Ashley McBryde’s recent single, “A Little Dive Bar in Dahlonega,” recently hit No. 1 on the Highway, SiriusXM’s mainstream-country station. And why not? She has the big voice and ’70s country-rock arrangements so beloved of country radio. But McBryde’s blue-collar storytelling and straightforward singing set her apart from the polished production and airbrushed fantasies of such acts as Florida Georgia Line and Delta Rae, which shared the chart with her.
WASHINGTON – When Dan Zanes won the Grammy for best musical album for children in 2007, it ratified the success of his second musical career. After fronting the rock band Del Fuegos in the 1980s, he reinvented himself as a children’s music artist and has become a major figure in the genre, with 16 albums and tours across North America, Australia, Spain and England.
When Dan Zanes won the Grammy for best musical album for children in 2007, it ratified the success of his second musical career. After fronting the new-wave band Del Fuegos in the 1980s, he reinvented himself as a children’s music artist and has become a major figure in the genre, with 16 albums and tours across North America, Australia, Spain and England. So when the Kennedy Center was looking to commission a musical for all ages, Zanes was a natural choice.
Muck Rack makes it simple to find people, tweets, or articles that mention any name, keyword, company, hashtag etc. We've compiled this guide to help you make the most of your search.
Selecting a term
Start searching tweets, articles from media outlets, articles mentioned in tweets, journalists'
names, titles and bios with some suggested searches:
Companies or Topics (e.g. iPhone, Microsoft)
Phrases (e.g. "cloud computing") — use quotes to keep the terms together
Twitter handles (e.g. @username) — returns those who have mentioned or replied to
Names (e.g. "David Pogue")
Hashtags (e.g. #sxsw, #london2012)
Bio details (e.g. vegan, Olympics, father)
Muck Rack's Advanced Search allows for many boolean operators.
Find results that mention multiple specified terms, use AND or
+. For example, ensure each result contains both Elon Musk and Mark Zuckerberg by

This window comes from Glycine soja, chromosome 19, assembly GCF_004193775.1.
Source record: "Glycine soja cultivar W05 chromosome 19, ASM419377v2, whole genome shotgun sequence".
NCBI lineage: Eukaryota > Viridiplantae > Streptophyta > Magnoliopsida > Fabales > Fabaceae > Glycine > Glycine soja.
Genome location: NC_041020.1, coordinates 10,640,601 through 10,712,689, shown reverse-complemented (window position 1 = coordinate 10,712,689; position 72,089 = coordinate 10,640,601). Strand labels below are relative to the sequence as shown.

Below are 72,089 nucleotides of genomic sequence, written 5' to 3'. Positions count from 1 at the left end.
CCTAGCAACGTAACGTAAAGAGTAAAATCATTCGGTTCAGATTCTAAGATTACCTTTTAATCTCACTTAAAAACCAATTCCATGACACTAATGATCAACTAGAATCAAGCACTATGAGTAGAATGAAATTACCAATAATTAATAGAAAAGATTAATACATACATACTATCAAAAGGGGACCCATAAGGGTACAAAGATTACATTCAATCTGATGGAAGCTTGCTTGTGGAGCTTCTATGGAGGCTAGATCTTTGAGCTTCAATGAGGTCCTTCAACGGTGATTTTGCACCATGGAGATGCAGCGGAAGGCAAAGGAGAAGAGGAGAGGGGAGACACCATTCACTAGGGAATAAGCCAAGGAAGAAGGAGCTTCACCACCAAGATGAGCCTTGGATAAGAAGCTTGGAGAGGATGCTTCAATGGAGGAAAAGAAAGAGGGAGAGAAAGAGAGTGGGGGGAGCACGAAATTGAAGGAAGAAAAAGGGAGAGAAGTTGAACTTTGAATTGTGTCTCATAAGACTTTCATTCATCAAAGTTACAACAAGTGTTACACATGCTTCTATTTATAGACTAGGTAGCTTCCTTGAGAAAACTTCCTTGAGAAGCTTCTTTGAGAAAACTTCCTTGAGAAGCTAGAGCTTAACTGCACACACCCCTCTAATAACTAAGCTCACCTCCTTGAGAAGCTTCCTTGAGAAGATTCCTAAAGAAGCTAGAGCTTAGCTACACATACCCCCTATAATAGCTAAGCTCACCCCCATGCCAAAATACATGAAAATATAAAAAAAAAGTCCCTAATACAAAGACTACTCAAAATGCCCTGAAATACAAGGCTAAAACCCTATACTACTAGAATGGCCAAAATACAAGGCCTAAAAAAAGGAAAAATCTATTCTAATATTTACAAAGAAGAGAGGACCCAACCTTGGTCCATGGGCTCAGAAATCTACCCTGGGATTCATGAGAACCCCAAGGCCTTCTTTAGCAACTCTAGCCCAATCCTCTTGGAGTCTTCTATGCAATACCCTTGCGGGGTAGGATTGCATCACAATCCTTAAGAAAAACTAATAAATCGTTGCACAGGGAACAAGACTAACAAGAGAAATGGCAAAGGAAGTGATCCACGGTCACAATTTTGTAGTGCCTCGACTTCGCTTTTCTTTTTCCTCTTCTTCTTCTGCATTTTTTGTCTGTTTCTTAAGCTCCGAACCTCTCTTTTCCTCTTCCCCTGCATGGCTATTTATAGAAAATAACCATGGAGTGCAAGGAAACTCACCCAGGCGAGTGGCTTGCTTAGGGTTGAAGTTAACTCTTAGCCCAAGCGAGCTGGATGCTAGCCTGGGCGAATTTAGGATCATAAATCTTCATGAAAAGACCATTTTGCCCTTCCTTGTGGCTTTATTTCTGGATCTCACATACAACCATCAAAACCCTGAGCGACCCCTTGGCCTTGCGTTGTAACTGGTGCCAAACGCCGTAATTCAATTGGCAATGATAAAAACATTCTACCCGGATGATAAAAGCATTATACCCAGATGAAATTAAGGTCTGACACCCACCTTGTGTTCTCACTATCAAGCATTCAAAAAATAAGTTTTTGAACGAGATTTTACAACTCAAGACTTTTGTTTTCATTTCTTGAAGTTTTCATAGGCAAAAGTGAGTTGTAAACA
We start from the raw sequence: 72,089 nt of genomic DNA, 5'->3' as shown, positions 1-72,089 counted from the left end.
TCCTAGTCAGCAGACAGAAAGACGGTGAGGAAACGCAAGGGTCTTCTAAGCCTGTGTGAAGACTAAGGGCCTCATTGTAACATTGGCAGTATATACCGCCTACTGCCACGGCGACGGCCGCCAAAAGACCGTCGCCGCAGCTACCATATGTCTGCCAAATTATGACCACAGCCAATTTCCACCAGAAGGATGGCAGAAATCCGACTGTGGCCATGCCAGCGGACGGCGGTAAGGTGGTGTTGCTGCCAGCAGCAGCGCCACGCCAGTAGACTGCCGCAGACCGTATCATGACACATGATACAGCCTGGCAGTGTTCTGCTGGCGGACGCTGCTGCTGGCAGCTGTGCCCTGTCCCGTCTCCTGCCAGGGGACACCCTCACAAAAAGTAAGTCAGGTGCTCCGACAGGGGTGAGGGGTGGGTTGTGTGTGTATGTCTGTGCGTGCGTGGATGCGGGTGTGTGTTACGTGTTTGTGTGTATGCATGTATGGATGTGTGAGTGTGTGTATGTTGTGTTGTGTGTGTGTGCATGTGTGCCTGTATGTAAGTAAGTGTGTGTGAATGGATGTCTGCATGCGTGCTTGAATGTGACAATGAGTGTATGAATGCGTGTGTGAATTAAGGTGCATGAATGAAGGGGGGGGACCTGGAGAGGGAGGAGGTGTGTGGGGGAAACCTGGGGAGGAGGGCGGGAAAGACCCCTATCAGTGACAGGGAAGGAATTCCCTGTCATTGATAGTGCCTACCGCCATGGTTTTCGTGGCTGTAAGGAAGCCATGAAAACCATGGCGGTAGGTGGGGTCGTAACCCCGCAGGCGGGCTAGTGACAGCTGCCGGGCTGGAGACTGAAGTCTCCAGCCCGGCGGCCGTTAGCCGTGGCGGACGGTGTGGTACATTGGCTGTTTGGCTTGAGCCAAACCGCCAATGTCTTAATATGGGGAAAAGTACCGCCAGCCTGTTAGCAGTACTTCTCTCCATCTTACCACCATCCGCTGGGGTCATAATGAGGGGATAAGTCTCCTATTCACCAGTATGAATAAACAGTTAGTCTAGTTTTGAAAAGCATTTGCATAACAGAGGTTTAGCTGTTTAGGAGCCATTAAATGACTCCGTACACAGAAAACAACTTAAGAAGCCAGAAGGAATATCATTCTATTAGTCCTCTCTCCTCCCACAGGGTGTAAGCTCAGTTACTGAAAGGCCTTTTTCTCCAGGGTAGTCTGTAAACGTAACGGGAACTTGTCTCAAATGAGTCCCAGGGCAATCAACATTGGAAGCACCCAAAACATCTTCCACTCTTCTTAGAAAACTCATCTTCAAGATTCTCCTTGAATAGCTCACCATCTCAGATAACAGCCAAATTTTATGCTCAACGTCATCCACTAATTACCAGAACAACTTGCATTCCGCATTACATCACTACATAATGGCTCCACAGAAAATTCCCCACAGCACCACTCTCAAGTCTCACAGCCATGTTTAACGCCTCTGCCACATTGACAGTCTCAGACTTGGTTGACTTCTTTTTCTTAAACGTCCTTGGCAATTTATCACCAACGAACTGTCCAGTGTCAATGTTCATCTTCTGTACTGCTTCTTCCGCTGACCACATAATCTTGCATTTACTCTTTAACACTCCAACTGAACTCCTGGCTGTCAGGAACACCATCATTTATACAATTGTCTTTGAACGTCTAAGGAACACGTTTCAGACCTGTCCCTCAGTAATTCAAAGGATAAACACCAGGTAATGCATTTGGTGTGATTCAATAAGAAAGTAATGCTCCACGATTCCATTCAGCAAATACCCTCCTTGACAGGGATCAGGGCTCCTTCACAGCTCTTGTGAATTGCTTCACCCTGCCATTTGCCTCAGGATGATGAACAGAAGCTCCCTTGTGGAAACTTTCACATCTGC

searching Musk AND Zuckerberg or Musk + Zuckerberg.
Use the operators OR or , to broaden your search when you'd like either of
multiple terms to appear in results. (This is the default behavior of our search when no operators
are used). For example, results will contain either cake or cookie by searching cake OR cookie or cake,cookie
Use NOT or - to subtract results from your search. For
example, searching Disney will yield results about the Walt Disney Company as well as Walt Disney
World Resort. To exclude mentions of Disney World, search for Disney -World or Disney
When using one of these operators with a phrase, enclose it in quotation marks. For example, you can
find results about smartphones excluding Apple's iPhone 4S by searching smartphone -"iPhone
Exact case matching or punctuation
If you're searching for a brand name or keyword that relies on specific punctuation marks or capitalization, you can
find results that match your exact query by adding matchcase: before the keyword you're searching for, like matchcase:E*TRADE .
Use parentheses to separate multiple
boolean phrases. For example, to find journalists talking about having fun in Disney World or
Disneyland, search for ("disney world" OR disneyland) AND fun.
An asterisk can be used to search for any variation of a root word truncated by the asterisk. For example, searching for admin* will return results for administrator, administration, administer, administered, etc.
A near operator is an AND operator where you can control the distance between the words. You can vary the distance the near operation uses by adding a forward slash and number (between 0-99) such as strawberries NEAR/10 "whipped cream", which means the strawberries must exist within 10 words of "whipped cream".